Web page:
Tomorrow is Yom Kippur. I’ve experienced such warmth on both sides of the Israeli-Syrian border, and I thought this was the perfect time to reach out across the border in brotherhood.
Jerusalem, Israel (PRWEB) September 13, 2013
Social Entrepreneur and Rabbi David Mason knows Syria, or at least thought he did. Mason spent two weeks there in 1995, discovering a hospitality ethic and love for their leadership that he had never before encountered. “The Syrian people were amazing to me,” Mason recalled. “One day I decided I wanted to eat a meal with a local family. I entered a residential neighborhood of Aleppo and had not walked a block before I was surrounded by 20 men asking who I was and debating which one would invite me home for dinner.”
So it was with a heavy heart that Mason observed the current fighting from afar. “When I lived in the Golan Heights, I could hear the explosions from my home. What I see on the news is so unlike the country I knew. I remember one night in Hama arguing with a Syrian friend about how unsafe it was for cars to have such large pictures of Hafez al-Assad on their windshields, how were they supposed to see the road. But my friend just laughed and said that's how things were there.”
Masons new business, FlowOver, gives 10 percent of its revenue to helping people in need. FlowOver’s pilot project, Cabinet Hardware.org, specifically aims to help individuals in need of help rebuilding their homes or businesses. “It seemed like such a natural fit to help the Syrian people, who were so hospitable to me,” Mason added.
Yet, when he tried to find a fitting project to fund, Mason met with unexpected resistance. “The first obstacle I really should have seen coming. Families victimized by the fighting were unwilling to have their needs highlighted on our site lest they face retribution from government forces. We then shifted our attention to trying to help Syrian refugees who managed to escape to Jordan where they no longer had to fear reprisals from Assad’s troops. However, we found the same fear in the refugee camps. They were no longer afraid of reprisals from Assad’s troops; instead they feared being killed by the hands of their fellow refugees for receiving help from an Israeli or a Jew.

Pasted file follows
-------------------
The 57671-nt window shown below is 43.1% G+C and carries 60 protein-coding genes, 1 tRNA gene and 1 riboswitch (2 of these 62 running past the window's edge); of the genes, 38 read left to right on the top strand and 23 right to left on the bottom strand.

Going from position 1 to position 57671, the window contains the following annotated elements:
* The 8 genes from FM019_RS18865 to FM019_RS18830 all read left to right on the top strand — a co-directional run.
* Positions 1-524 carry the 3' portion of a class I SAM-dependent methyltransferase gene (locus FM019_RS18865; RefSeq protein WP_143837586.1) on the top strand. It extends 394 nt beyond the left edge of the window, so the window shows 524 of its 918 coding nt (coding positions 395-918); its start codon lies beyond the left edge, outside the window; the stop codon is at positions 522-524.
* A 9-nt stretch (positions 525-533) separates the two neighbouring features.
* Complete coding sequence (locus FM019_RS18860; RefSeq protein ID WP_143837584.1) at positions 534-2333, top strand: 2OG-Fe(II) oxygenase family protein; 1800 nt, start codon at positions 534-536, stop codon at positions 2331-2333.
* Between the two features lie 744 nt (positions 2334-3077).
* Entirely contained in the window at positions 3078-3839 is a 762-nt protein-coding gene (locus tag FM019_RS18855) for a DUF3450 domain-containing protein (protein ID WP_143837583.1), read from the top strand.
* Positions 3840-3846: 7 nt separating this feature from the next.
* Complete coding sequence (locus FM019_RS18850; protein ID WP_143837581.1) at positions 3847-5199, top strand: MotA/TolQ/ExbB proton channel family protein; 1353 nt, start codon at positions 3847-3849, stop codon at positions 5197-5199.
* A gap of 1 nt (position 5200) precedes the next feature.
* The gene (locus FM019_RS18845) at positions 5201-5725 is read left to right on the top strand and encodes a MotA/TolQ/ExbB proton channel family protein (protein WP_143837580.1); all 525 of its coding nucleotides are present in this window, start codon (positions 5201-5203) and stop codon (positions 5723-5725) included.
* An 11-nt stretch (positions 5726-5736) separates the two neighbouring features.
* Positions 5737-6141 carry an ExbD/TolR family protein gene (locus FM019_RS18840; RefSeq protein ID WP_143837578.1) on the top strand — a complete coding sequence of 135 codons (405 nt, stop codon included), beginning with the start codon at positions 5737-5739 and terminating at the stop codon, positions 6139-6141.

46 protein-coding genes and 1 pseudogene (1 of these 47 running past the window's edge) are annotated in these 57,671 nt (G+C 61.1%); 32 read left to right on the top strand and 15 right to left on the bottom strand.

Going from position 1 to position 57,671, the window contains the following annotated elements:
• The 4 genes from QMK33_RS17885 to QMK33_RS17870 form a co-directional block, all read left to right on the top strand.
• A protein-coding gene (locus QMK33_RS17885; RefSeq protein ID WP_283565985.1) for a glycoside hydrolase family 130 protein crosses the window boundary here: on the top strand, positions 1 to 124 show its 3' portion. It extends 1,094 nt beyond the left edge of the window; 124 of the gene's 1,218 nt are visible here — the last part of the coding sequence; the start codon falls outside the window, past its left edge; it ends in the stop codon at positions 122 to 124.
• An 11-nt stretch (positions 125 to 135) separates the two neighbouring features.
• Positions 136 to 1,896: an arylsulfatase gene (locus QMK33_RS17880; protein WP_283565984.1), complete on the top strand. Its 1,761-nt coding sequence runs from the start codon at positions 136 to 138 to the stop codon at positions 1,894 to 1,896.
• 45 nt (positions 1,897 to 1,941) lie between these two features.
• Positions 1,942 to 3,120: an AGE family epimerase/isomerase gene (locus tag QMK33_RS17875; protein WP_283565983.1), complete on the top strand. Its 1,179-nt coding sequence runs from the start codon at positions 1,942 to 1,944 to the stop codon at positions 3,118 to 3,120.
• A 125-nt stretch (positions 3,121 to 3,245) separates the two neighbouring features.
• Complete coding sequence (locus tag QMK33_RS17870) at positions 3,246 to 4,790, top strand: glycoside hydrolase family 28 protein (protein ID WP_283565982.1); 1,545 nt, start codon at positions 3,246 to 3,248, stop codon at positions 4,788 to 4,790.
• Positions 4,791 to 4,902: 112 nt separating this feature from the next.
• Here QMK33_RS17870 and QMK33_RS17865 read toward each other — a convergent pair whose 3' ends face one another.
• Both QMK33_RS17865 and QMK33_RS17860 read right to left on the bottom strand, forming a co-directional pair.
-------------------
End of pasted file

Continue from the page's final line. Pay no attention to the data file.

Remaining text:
“Tomorrow is Yom Kippur, the holiest day of Jewish calendar, and the day when we try to make rectifications, to hold ourselves up to the highest levels we can reach. I’ve experienced such warmth on both sides of the Israeli-Syrian border, and I thought that the days leading up to the holiday was the perfect time to reach out across the border in brotherhood.”
Though his first two attempts at creating a relief project through his websites for Syrians have been rebuffed, Mason has not lost hope. Cabinet Hardware.org has already begun working on a third project, one that would bring low cost water filtration systems to families in the Jordanian refugee camps where sanitation is poor. “By focusing on the water issues, and not highlighting any one family as we normally do, we’re hoping we can avoid the fear factor and help the refugees in a way that will be accepted.”